Transparency International’s annual Corruption Perceptions Index has found that its the third year in a row that our ranking has dropped and Australia is now outside the top 10.
December 9 is the annual United Nations International Anti-Corruption Day. Unfortunately Australia doesn’t have much to celebrate this year. Transparency International’s annual Corruption Perceptions Index released last week found that not only was it the third year in a row that our ranking has dropped. For the first time Australia was outside the top 10.
While corruption is a risk wherever there is public power to be exercised, the risk seems to be greater when it comes to environmental and resource use decisions. The reason for this can probably be distilled down to the underlying design of environmental regulation, and particularly the design of schemes to permit mining and mineral extraction. Our laws are set up to literally give away valuable natural resources to whoever wants them and has the financial resources to use or extract them.
Many years ago, the minerals under the ground were declared to be the property of the state. Ever since then, state governments have gone about giving them away. The key criterion for the right to mine minerals in Australia is money. To be given the right to explore and mine, minerals companies have to be able to show that they will spend money to explore and mine as fast as possible. Surprise! A system that gives one person (usually a minister) the ability to make decisions to allow very wealthy people to become even wealthier with few controls and no supervision leads to corrupt conduct.
The NSW ICAC said of the NSW Mining Act that:
… the question facing the Commission was not simply how the state’s policy and regulatory framework could allow coal ELs [exploration licences] of great value to be corruptly provided to favoured recipients, but how it could have been so easy to do so. It is inconceivable that in any other portfolio area of government such value could be corruptly transferred from the state to favoured individuals with such relative ease…
This is not a policy and regulatory environment that would be considered acceptable in any comparable state operation.
– NSW ICAC, Reducing the opportunities and incentives for corruption in the state’s management of coal resources, ICAC REPORT (2013) p6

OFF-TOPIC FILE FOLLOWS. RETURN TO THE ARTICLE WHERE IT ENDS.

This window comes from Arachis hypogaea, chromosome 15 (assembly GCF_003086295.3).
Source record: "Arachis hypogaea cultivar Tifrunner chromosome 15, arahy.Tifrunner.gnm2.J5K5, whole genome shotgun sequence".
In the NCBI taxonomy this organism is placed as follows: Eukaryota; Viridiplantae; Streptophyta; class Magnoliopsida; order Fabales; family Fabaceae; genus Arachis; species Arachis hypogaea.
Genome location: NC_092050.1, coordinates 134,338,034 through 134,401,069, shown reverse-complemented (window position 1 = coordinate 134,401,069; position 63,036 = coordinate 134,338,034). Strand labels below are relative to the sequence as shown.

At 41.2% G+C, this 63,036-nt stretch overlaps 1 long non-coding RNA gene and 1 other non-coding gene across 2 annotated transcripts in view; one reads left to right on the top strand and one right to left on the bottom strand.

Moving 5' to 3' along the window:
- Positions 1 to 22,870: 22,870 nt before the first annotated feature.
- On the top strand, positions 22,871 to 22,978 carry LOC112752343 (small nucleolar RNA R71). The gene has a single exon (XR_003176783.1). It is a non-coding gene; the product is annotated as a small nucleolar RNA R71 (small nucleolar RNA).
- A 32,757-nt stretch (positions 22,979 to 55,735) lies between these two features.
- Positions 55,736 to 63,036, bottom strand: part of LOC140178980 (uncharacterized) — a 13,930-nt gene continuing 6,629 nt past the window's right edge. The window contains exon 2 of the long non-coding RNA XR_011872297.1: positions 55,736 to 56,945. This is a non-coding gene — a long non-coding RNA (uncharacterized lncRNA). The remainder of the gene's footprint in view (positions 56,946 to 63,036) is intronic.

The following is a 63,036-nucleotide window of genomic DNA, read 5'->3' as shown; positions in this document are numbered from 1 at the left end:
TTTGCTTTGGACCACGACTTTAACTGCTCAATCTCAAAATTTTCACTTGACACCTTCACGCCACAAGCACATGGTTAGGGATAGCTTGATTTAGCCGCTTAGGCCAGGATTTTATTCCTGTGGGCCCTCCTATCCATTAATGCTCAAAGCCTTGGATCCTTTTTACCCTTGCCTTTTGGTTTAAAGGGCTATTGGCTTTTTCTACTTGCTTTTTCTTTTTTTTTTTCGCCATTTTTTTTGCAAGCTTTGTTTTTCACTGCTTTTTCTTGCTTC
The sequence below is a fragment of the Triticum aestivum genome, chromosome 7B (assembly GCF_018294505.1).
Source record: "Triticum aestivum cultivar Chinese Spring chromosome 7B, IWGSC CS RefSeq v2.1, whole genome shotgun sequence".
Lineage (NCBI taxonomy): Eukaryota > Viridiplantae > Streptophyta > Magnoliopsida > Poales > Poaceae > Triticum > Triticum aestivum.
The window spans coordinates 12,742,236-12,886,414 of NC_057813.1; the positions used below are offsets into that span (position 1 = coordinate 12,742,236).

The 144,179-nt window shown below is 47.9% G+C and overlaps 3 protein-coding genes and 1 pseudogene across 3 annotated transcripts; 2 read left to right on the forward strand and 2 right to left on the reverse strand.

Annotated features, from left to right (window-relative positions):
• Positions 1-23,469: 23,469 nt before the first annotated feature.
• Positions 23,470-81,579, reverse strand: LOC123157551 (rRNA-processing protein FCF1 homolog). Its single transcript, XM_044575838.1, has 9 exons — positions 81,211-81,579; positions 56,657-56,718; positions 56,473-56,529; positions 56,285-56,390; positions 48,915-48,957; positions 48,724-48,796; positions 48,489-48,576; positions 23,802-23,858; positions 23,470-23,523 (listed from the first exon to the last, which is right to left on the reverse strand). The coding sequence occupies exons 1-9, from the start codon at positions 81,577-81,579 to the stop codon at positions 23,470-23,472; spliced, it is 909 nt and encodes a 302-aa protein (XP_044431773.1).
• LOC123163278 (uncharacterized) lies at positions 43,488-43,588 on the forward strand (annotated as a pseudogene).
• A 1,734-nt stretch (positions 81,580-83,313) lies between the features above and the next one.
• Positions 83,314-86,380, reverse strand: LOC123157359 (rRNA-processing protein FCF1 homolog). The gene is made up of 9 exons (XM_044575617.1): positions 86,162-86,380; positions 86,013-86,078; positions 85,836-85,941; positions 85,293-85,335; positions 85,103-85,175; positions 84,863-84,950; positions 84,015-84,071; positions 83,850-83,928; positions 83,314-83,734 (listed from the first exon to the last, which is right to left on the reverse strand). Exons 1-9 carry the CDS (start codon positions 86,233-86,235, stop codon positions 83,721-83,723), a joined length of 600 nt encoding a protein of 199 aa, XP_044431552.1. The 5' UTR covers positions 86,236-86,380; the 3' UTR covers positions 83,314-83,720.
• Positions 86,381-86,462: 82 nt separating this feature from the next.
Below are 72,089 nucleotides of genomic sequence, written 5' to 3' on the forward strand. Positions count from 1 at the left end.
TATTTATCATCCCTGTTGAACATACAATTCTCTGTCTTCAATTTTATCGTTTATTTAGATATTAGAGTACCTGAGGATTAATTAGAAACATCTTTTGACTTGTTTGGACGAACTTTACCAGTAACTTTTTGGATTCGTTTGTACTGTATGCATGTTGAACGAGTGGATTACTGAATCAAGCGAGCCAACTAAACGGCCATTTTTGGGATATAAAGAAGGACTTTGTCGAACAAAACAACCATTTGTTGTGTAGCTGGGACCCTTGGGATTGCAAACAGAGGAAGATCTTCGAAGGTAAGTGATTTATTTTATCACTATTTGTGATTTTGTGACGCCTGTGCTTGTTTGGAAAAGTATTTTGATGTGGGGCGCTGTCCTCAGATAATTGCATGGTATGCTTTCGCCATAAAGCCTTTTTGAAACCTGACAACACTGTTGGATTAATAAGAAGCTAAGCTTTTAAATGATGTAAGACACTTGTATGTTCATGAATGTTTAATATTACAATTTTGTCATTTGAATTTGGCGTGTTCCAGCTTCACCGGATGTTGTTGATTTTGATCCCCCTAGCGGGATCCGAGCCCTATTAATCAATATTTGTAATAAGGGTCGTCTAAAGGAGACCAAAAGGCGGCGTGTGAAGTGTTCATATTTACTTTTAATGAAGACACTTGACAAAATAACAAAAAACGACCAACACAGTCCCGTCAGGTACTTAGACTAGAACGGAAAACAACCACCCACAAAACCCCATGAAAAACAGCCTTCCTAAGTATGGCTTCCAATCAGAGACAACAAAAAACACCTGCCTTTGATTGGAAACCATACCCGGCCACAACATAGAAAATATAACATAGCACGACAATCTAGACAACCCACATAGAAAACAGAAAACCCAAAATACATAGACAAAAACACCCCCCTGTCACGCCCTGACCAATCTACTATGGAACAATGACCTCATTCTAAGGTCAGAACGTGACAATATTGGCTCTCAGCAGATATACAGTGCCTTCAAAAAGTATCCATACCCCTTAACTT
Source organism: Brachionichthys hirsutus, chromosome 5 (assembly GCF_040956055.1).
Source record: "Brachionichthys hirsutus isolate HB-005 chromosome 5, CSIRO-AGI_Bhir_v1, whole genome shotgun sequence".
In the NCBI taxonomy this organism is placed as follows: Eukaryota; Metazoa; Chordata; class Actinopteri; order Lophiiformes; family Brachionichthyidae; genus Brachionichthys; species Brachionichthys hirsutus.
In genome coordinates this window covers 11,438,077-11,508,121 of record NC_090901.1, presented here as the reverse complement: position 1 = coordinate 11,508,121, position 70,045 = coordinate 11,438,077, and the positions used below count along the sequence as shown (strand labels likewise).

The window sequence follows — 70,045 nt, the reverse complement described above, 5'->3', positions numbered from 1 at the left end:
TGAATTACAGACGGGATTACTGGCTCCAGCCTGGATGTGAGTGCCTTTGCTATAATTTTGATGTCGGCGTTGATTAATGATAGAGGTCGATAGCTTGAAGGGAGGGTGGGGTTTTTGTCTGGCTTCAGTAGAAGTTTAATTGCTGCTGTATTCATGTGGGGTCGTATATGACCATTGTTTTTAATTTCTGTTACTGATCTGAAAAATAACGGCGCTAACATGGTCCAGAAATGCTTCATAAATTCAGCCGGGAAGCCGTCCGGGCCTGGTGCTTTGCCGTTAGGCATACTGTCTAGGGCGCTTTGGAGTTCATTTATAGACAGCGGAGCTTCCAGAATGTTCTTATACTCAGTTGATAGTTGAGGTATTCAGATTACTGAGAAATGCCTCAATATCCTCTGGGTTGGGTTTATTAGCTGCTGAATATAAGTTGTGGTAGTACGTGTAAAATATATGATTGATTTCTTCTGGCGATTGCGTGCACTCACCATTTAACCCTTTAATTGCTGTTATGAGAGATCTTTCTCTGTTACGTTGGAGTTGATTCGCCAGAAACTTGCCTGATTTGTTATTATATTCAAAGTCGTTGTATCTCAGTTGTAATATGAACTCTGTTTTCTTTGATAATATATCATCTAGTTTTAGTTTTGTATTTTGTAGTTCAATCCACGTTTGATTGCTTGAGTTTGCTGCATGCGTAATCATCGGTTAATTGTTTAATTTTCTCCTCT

The systems in other states are fairly similar to NSW. There can be little doubt that the same problems that have befallen NSW could equally occur elsewhere in Australia.
Preventing all forms is corruption in government is exceptionally difficult . Nevertheless, there is much that can easily be done to improve environmental and resource use schemes.
Unsurprisingly, most current schemes do very poorly. Most contain key features that facilitate corruption, such as a broad discretion for decision makers and concentrations of decision making power. They also lack important anti corruption measures such as additional disclosure requirements and the public right for independent review of decisions.
Unfortunately it seems that the situation will have to get much worse before it can get better.Until there is a major incident, not much will happen. Even in NSW, more than a year after the ICAC findings against former ministers, there have been no statutory changes to prevent it from happening again.
Given the absence of political will to change things at both the state and federal levels (federal politicians are still trying to argue that they are somehow different to their state counterparts even when there is evidence of a corruption problem within their ranks), the slide down the rankings is hardly surprising.
Given the frequency and prevalence of questionable conduct and outright corruption that has occurred over the last few years it’s hard to see how it couldn’t be indicative of a wider problem. The ICAC findings of corruption by Ian Macdonald and Eddie Obeid are the most notable, but there have been plenty of others. From the Queensland Government’s decision to pass retrospective legislation to exculpate a significant party donor from the environmental damage they had caused, to gifts to bureaucrats who had to make a decision about a tender worth billions of dollars, any quick search of recent news stories will give you an idea of what seems to be an alarming trend.